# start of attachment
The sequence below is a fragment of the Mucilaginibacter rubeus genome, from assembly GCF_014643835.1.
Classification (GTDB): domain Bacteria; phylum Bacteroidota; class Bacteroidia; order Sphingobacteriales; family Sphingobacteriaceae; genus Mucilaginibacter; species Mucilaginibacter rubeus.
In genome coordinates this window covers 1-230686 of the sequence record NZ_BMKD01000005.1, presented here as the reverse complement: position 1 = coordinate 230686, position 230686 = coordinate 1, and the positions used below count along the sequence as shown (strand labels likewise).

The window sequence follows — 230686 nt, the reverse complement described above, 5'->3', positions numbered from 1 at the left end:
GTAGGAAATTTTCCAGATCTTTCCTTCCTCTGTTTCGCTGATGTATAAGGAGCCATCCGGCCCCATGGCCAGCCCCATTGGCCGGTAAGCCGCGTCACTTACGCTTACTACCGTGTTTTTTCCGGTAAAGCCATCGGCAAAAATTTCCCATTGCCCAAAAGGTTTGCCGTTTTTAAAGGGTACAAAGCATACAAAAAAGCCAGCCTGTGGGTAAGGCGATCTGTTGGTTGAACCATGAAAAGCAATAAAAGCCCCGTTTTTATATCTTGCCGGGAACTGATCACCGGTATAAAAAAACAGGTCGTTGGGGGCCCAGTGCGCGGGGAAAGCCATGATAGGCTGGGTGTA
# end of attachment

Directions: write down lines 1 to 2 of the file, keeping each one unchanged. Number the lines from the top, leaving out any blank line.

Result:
The sequence below is a fragment of the Mucilaginibacter rubeus genome, from assembly GCF_014643835.1.
Classification (GTDB): domain Bacteria; phylum Bacteroidota; class Bacteroidia; order Sphingobacteriales; family Sphingobacteriaceae; genus Mucilaginibacter; species Mucilaginibacter rubeus.